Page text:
Electoral Form Guide: Sturt
Margin: Liberal 0.9%
Location: Inner Eastern Adelaide, South Australia
In a nutshell: Senior Liberal Christopher Pyne emerged from the 2007 election with a highly tenuous hold on a seat that had been in Liberal hands since 1972. His prospects of surviving the coming election have fluctuated with the Coalition’s highly variable fortunes over the past term.
Two-party vote map
Swing % map
Electorate analysis: Sturt covers the inner eastern suburbs of Adelaide, including Payneham, Kensington, Tranmere and Skye east of the city, Klemzig, Campbelltown, Paradise and Highbury to the north, and Glenunga, Glen Osmond and Beaumont to the south. When created in 1949 it also covered the north of Adelaide, which after 1955 formed the basis of the new electorate of Bonython (which was abolished in 2004). The loss of this territory made Sturt notionally Liberal, prompting Labor member Norman Makin – who had gained the seat from the Liberals in 1954 – to contest the new seat. It has since been won by Labor only in 1969, when Norman Foster secured a narrow victory after a 15.0 per cent swing. The redistribution resulting from South Australia’s loss of a seat in 2004 shifted the seat eastwards, adding the outer suburbs around Tea Tree Gully, formerly part of Mayo, and transferring territory closer to the city to Adelaide.
Sturt has been held for the Liberals since 1993 by Christopher Pyne, a former staffer to Senator Amanda Vanstone and soon to emerge as the most powerful South Australian figure in her moderate faction. Pyne was promoted to parliamentary secretary a year after entering parliament, and his failure to rise into the ministry until January 2007 was widely put down to his closeness to Peter Costello. After the 2007 election defeat he ran for the deputy leadership, finishing in third place with 18 votes behind Julie Bishop on 44 and Andrew Robb on 25. He has since served in high-profile positions on the opposition front bench: justice and border protection under Brendan Nelson, and education, apprenticeships and training under Malcolm Turnbull and Tony Abbott. He further gained the position of manager of opposition business in February 2009, to the chagrin of the Right.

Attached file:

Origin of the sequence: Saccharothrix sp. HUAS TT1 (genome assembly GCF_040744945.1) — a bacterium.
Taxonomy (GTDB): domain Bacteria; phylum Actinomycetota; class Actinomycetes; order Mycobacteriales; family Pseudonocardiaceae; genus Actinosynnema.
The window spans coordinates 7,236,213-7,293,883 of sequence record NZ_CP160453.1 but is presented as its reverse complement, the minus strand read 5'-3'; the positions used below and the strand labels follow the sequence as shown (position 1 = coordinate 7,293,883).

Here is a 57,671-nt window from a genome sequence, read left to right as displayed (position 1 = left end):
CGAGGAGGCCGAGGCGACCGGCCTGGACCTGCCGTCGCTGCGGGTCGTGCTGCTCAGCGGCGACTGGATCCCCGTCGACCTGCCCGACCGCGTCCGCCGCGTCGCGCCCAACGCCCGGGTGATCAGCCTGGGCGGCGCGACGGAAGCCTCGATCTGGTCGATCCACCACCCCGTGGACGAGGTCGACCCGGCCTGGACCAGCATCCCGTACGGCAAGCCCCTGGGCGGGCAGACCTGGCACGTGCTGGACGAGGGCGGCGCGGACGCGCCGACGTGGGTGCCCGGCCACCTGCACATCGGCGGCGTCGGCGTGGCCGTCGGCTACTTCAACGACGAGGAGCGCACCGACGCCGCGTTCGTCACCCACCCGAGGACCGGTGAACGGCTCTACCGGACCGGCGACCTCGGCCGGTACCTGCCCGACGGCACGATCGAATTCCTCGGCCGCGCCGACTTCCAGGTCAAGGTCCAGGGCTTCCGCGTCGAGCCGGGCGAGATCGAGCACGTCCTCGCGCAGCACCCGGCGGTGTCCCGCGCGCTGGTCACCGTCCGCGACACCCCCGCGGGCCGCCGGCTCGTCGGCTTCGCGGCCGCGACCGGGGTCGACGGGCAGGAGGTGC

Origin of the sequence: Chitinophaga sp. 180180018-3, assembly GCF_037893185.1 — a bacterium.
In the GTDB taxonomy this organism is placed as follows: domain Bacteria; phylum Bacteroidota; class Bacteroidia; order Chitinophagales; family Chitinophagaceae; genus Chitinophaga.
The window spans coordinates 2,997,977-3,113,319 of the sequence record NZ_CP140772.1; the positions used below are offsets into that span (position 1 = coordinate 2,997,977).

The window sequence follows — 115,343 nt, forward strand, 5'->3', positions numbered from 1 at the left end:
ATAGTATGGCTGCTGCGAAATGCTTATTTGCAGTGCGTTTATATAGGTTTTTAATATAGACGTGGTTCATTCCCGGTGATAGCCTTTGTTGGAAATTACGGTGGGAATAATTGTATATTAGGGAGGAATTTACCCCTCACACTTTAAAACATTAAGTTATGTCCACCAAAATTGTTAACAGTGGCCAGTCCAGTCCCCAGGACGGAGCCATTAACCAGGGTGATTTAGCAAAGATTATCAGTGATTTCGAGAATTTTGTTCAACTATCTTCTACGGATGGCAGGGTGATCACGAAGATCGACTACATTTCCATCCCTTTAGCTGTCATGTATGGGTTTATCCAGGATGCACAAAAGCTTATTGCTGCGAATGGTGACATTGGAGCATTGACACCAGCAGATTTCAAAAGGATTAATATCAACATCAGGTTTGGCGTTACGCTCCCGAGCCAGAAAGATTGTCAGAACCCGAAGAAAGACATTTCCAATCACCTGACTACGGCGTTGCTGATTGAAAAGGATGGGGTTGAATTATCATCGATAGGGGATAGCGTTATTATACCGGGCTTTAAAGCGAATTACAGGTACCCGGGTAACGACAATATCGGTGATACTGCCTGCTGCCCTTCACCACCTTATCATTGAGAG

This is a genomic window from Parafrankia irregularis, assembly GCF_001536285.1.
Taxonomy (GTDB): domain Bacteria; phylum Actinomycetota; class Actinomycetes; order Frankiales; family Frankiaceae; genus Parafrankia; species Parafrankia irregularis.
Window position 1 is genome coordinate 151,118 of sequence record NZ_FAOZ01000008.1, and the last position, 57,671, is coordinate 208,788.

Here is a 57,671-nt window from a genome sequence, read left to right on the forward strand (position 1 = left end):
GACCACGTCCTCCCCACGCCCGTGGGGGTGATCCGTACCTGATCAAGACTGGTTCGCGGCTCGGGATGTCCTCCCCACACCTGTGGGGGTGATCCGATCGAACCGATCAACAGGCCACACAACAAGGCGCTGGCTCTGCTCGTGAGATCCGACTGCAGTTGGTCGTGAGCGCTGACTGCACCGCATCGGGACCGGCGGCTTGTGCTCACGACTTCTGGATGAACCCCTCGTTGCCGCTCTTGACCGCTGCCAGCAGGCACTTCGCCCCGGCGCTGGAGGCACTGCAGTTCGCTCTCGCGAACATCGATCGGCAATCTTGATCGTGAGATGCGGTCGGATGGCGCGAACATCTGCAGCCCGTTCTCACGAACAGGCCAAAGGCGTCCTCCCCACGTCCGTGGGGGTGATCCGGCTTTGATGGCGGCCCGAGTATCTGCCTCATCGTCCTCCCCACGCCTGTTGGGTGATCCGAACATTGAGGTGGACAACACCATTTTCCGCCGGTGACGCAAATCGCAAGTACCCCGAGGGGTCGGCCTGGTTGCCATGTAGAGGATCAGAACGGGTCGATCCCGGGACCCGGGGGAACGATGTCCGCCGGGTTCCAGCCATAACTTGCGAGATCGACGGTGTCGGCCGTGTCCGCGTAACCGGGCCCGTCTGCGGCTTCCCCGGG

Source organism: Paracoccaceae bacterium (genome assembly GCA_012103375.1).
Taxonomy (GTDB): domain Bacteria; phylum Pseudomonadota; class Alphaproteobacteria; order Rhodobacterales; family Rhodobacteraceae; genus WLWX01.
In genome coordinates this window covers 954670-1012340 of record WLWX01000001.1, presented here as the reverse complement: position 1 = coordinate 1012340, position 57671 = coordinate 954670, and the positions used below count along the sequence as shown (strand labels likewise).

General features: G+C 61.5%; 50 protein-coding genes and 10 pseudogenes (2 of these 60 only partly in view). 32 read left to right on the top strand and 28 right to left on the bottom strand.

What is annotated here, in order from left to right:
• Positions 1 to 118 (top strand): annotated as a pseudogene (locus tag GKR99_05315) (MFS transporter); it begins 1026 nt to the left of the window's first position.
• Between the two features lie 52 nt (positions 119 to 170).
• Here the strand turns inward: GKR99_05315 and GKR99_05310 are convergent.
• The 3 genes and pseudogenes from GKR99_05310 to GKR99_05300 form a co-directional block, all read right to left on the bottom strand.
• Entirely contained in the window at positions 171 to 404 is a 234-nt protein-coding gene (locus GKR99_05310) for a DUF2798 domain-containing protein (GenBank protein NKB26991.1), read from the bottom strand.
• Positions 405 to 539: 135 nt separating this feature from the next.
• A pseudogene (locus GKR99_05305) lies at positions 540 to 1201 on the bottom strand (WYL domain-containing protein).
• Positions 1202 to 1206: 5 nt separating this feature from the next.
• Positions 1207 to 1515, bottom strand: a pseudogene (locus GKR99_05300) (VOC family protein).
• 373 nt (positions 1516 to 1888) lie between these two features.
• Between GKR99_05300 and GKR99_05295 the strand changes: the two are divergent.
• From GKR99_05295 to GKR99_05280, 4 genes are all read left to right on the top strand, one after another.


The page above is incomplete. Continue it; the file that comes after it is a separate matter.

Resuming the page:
It was long expected that the seat would again be constested for Labor by Mia Handshin, a former Young South Australian of the Year and founder of “inspirational speaking and consultancy group” Mana of Speaking, who had picked up a 5.9 per cent swing as candidate in 2007. After the election Handshin worked as a staffer to Sports Minister and member for Adelaide Kate Ellis and retained the patronage of Senator and Right powerbroker Don Farrell, leaving little doubt the nomination would be hers for the taking. However, she unexpectedly withdrew from the running in August 2009. Brad Crouch of the Sunday Mail reported the announcement came “within hours” of her being queried by the paper over her family’s involvement with a collapsed real estate group. Michael Owen of The Australian nonetheless reported speculation Hanshin was to run for the state seat of Hartley and leave Sturt for its sitting member, Grace Portolesi – which Portolesi promptly denied. Christian Kerr in the same paper described Handshin as “potential premier”. In Handshin’s absence the Labor nomination has gone to Rick Sarre, professor of law and commerce at the University of South Australia.
In the second week of the campaign Julia Gillard announced $100 million in funding for stormwater harvesting and reuse, the first cab off the rank being a $10 million contribution to a pitch for $33 million by councils in eastern Adelaide. With the councils to fund half the cost, this left a $6 million hole which Labor wanted filled by a previously reluctant state government. The next day Tony Abbott trumped Labor by promising to put up the full $16.5 million. The Coalition also promised $7.5 million to improve Fosters and Gorge roads.
Late in the third week of the campaign The Advertiser published a poll showing Christopher Pyne with a 55-45 lead on two-party preferred and 49 per cent to 35 per cent on the primary vote, compared with 47.2 per cent and 41.5 per cent at the 2007 election. The Greens were on 10 per cent, up from 6.4 per cent in 2007. More happily for Labor, 44 per cent of respondents rated Julia Gillard stronger on the economy compared with 41 per cent for Tony Abbott, and as more honest by 46 per cent compared with 38 per cent for Abbott. The margin of error on the poll is about 4 per cent. In the second last week of the campaign the seat was one of four South Australian marginals covered by a Galaxy survey of 800 respondents, which showed no swing across the four. The JWS Research-Telereach poll conducted during the final weekend of the campaign, covering 400 respondents in the electorate with a margin of error of about 5 per cent, had Pyne leading 52.7-47.3.
Analysis written by William Bowe. Read Bowe’s blog, The Poll Bludger.